FIGURE 4. Thermodynamic analysis of the reaction catalyzed by the F420-non-reducing hydrogenase in M. marburgensis. The used dataset is the same as the one displayed in Figure 2. H2 pressure in Pa is given by the black triangles and the carbon monoxide pressure in kPa is given by the black circles. The estimated difference between the two reactions catalyzed by the bifurcating F420-non-reducing hydrogenase is indicated by the dotted black line. Red boxes indicate the phase where methanogenesis is initiated. The last time point is not assessed as the gasses had reached a pressure which could not be determined accurately.
H2 has to drive the reduction of both CoM–CoB and ferredoxin in the reaction catalyzed by the F420-non-reducing hydrogenase. However, as the electron potential of ferredoxin is expected to be lowered in presence of CO, and H2 is almost absent in the cultures, the overall reaction becomes less exergonic. When assessing the difference between the two separate reactions, it is observed that the overall reaction is not favored under the starting conditions of incubation (Figure 4, dotted lines). Under these conditions the CoM–SH and CoB–SH cannot be replenished, potentially blocking methanogenesis. As more H2 is generated, via the EcH complex, the reaction becomes more favorable, eventually allowing to start methanogenesis (Figure 4). Inhibition of hydrogenases or an irreversible reduced state of the cell at higher CO pressures could prevent H2 production and consumption, preventing the methanogenic metabolism from starting. The proposed limitation of the F420-non-reducing hydrogenase might explain why hydrogenotrophic methanogens as M. marburgensis and M. thermoautotrophicus can only utilize CO as a sole substrate up to 50 kPa, whereas M barkeri and M. acetivorans, which do not employ a bifurcating F420-non-reducing hydrogenase (Thauer et al., 2008), can perform carboxydotrophic growth using >100 kPa and >150 kPa CO, respectively. The CO metabolism of hydrogenotrophic methanogens is thus potentially limited by their F420-non-reducing hydrogenase, and this would explain the observation that their efficiency of carboxydotrophic growth is strongly connected to the availability of hydrogen.
The hydrogenotrophic methanogen M. marburgensis, was found to grow methanogenically on H2/CO2/CO or CO alone. CO could be used as a sole substrate up to 50 kPa and its consumption was stimulated in the presence of hydrogen. Proteomic analysis indicates higher abundance of CODH/ACS related proteins and enzymes of the methyl-branch in presence of CO. Most of the abundant proteins in cultures grown in the presence of CO are involved in redox reactions, potentially required to counter the strong reducing capacity of CO. Additionally, the pathway toward acetate production was found up-regulated, which explains formation of small amounts of acetate as an end-product in presence of CO. The ability to utilize H2 in the presence of CO suggests that hydrogenase inhibition is not the main mechanism of toxicity in hydrogenotrophic methanogens. The requirement of small amounts of hydrogen, before methanogenesis with CO could start, suggests that this is an essential intermediate in the methanogenic metabolism. The F420-non-reducing bifurcating hydrogenase is a likely candidate for CO inhibition as low H2 pressures potentially can cause this reaction to become unfavorable, blocking the methanogenic metabolism.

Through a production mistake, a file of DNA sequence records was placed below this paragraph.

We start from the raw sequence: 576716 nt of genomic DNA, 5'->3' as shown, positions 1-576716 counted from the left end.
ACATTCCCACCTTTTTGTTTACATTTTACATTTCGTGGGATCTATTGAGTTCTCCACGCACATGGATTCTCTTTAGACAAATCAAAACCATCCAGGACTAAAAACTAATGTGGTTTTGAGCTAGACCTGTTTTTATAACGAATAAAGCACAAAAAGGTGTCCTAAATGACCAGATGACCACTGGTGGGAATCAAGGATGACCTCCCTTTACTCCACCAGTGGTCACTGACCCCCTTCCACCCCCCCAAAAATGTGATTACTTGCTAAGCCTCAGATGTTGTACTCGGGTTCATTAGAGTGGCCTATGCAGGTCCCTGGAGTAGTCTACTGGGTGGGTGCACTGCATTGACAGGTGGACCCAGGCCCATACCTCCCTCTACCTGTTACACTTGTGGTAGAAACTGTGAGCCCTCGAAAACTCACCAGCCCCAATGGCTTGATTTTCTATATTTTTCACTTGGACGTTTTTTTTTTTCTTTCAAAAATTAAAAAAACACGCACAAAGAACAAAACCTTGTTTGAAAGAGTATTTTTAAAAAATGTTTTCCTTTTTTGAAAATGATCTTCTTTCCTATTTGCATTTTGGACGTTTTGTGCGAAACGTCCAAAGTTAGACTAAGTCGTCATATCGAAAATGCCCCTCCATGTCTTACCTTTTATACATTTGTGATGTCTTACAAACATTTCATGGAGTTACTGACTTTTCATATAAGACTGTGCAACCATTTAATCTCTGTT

MD: Experimental work, data analysis, drafting and writing manuscript. RP: Experimental work and data analysis. HW:Proteomics and data analysis. AS: Experimental design and critical revision of the manuscript. DS: Experimental design, data analysis, and writing the manuscript.
Conflict of Interest Statement
The authors declare that the research was conducted in the absence of any commercial or financial relationships that could be construed as a potential conflict of interest.
Research of AS is supported by an ERC grant (project 323009) and a Gravitation grant (project 024.002.002) of the Netherlands Ministry of Education, Culture and Science and the Netherlands Science Foundation (NWO).
The Supplementary Material for this article can be found online at: https://www.frontiersin.org/article/10.3389/fmicb.2016.01049
TABLE S1 | Comparative proteomic analysis of H2/CO2 vs. H2/CO2/CO grown cells of Methanothermobacter marburgensis.
Afting, C., Hochheimer, A., and Thauer, R. (1998). Function of H2-forming methylenetetrahydromethanopterin dehydrogenase from Methanobacterium thermoautotrophicum in coenzyme F420 reduction with H2. Arch. Microbiol. 169, 206–210. doi: 10.1007/s002030050562
Afting, C., Kremmer, E., Brucker, C., Hochheimer, A., and Thauer, R. K. (2000). Regulation of the synthesis of H2-forming methylenetetrahydromethanopterin dehydrogenase (Hmd) and of HmdII and HmdIII in Methanothermobacter marburgensis. Arch. Microbiol. 174, 225–232. doi: 10.1007/s002030000197
Bott, M., Eikmanns, B., and Thauer, R. K. (1986). Coupling of carbon monoxide oxidation to CO2 and H2 with the phosphorylation of ADP in acetate-grown Methanosarcina barkeri. Eur. J. Biochem. 159, 393–398. doi: 10.1111/j.1432-1033.1986.tb09881.x
Buckel, W., and Thauer, R. K. (2013). Energy conservation via electron bifurcating ferredoxin reduction and proton/Na+ translocating ferredoxin oxidation. Biochim. Biophys. Acta 1827, 94–113. doi: 10.1016/j.bbabio.2012.07.002
Cox, J., and Mann, M. (2008). MaxQuant enables high peptide identification rates, individualized ppb-range mass accuracies and proteome-wide protein quantification. Nat. Biotechnol. 26, 1367–1372. doi: 10.1038/nbt.1511